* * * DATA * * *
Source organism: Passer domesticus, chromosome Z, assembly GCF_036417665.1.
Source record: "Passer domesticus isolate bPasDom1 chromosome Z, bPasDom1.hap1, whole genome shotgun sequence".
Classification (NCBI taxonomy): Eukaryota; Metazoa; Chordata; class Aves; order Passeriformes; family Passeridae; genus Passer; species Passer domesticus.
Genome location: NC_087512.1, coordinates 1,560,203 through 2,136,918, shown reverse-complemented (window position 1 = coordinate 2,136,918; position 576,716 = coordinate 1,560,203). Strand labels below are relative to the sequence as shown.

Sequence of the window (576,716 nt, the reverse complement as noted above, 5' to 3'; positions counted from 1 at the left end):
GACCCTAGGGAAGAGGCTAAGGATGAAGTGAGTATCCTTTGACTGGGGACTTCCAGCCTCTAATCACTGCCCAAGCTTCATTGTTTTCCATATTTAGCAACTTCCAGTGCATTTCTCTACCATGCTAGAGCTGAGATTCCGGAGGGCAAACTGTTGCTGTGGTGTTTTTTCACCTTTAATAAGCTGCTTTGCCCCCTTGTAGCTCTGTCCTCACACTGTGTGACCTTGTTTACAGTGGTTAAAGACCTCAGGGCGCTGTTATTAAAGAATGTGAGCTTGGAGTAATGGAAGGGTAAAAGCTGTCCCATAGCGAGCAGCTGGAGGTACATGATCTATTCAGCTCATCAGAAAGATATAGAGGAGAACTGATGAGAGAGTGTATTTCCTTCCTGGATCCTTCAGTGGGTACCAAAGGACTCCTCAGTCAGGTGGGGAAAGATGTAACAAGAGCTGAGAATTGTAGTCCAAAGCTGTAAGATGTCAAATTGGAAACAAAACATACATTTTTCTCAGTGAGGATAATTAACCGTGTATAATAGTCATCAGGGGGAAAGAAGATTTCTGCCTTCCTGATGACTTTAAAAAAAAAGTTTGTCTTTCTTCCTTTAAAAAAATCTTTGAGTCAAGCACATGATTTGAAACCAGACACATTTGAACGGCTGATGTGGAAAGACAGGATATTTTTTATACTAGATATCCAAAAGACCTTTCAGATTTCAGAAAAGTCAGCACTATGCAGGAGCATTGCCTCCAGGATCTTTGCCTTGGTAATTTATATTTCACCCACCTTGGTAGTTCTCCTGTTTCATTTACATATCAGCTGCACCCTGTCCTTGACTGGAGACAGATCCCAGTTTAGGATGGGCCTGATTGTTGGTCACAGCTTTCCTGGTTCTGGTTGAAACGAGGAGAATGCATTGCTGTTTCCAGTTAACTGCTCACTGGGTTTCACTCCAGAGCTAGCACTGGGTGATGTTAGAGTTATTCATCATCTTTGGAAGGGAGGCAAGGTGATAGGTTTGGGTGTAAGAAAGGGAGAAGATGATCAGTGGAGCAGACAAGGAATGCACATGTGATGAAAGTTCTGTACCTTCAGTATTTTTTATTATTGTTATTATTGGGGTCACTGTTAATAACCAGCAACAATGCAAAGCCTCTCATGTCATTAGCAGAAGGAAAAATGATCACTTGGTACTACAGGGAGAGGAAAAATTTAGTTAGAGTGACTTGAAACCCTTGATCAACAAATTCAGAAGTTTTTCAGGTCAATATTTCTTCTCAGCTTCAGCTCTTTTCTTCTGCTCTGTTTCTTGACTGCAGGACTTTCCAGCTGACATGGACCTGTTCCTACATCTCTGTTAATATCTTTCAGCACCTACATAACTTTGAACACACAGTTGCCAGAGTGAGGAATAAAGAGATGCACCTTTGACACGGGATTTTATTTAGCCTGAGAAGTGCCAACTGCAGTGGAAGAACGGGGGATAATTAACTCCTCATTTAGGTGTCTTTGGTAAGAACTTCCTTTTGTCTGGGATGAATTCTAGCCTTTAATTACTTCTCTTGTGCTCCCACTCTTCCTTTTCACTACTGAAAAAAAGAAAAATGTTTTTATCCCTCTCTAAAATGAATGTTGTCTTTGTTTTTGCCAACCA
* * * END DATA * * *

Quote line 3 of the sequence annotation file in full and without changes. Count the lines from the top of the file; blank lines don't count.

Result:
Classification (NCBI taxonomy): Eukaryota; Metazoa; Chordata; class Aves; order Passeriformes; family Passeridae; genus Passer; species Passer domesticus.